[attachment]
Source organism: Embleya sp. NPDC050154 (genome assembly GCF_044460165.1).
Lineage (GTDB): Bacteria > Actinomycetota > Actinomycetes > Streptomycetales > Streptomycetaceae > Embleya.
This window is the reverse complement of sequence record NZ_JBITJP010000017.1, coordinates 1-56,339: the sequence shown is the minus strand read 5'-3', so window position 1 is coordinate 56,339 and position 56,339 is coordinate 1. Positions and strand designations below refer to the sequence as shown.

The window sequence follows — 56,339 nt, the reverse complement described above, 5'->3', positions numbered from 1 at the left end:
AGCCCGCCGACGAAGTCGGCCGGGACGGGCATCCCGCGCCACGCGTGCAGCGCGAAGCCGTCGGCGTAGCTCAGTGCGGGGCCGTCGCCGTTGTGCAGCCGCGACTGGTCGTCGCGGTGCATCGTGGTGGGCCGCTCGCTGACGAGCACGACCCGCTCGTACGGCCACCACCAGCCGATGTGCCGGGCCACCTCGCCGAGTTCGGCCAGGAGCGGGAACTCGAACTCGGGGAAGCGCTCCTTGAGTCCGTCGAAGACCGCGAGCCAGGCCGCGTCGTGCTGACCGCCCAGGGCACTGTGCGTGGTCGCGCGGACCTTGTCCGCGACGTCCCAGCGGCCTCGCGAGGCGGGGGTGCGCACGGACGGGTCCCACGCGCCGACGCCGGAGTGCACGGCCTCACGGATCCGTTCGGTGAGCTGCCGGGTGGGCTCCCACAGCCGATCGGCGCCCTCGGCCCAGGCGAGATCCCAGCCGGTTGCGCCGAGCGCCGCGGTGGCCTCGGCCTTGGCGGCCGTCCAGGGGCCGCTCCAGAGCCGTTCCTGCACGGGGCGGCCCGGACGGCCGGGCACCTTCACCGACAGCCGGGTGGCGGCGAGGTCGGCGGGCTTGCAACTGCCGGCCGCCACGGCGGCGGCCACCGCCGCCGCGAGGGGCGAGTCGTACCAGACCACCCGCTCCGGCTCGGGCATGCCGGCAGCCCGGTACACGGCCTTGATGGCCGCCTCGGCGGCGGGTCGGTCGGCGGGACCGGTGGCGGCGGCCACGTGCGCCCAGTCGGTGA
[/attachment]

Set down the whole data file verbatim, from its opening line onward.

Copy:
Source organism: Embleya sp. NPDC050154 (genome assembly GCF_044460165.1).
Lineage (GTDB): Bacteria > Actinomycetota > Actinomycetes > Streptomycetales > Streptomycetaceae > Embleya.
This window is the reverse complement of sequence record NZ_JBITJP010000017.1, coordinates 1-56,339: the sequence shown is the minus strand read 5'-3', so window position 1 is coordinate 56,339 and position 56,339 is coordinate 1. Positions and strand designations below refer to the sequence as shown.

The window sequence follows — 56,339 nt, the reverse complement described above, 5'->3', positions numbered from 1 at the left end:
AGCCCGCCGACGAAGTCGGCCGGGACGGGCATCCCGCGCCACGCGTGCAGCGCGAAGCCGTCGGCGTAGCTCAGTGCGGGGCCGTCGCCGTTGTGCAGCCGCGACTGGTCGTCGCGGTGCATCGTGGTGGGCCGCTCGCTGACGAGCACGACCCGCTCGTACGGCCACCACCAGCCGATGTGCCGGGCCACCTCGCCGAGTTCGGCCAGGAGCGGGAACTCGAACTCGGGGAAGCGCTCCTTGAGTCCGTCGAAGACCGCGAGCCAGGCCGCGTCGTGCTGACCGCCCAGGGCACTGTGCGTGGTCGCGCGGACCTTGTCCGCGACGTCCCAGCGGCCTCGCGAGGCGGGGGTGCGCACGGACGGGTCCCACGCGCCGACGCCGGAGTGCACGGCCTCACGGATCCGTTCGGTGAGCTGCCGGGTGGGCTCCCACAGCCGATCGGCGCCCTCGGCCCAGGCGAGATCCCAGCCGGTTGCGCCGAGCGCCGCGGTGGCCTCGGCCTTGGCGGCCGTCCAGGGGCCGCTCCAGAGCCGTTCCTGCACGGGGCGGCCCGGACGGCCGGGCACCTTCACCGACAGCCGGGTGGCGGCGAGGTCGGCGGGCTTGCAACTGCCGGCCGCCACGGCGGCGGCCACCGCCGCCGCGAGGGGCGAGTCGTACCAGACCACCCGCTCCGGCTCGGGCATGCCGGCAGCCCGGTACACGGCCTTGATGGCCGCCTCGGCGGCGGGTCGGTCGGCGGGACCGGTGGCGGCGGCCACGTGCGCCCAGTCGGTGA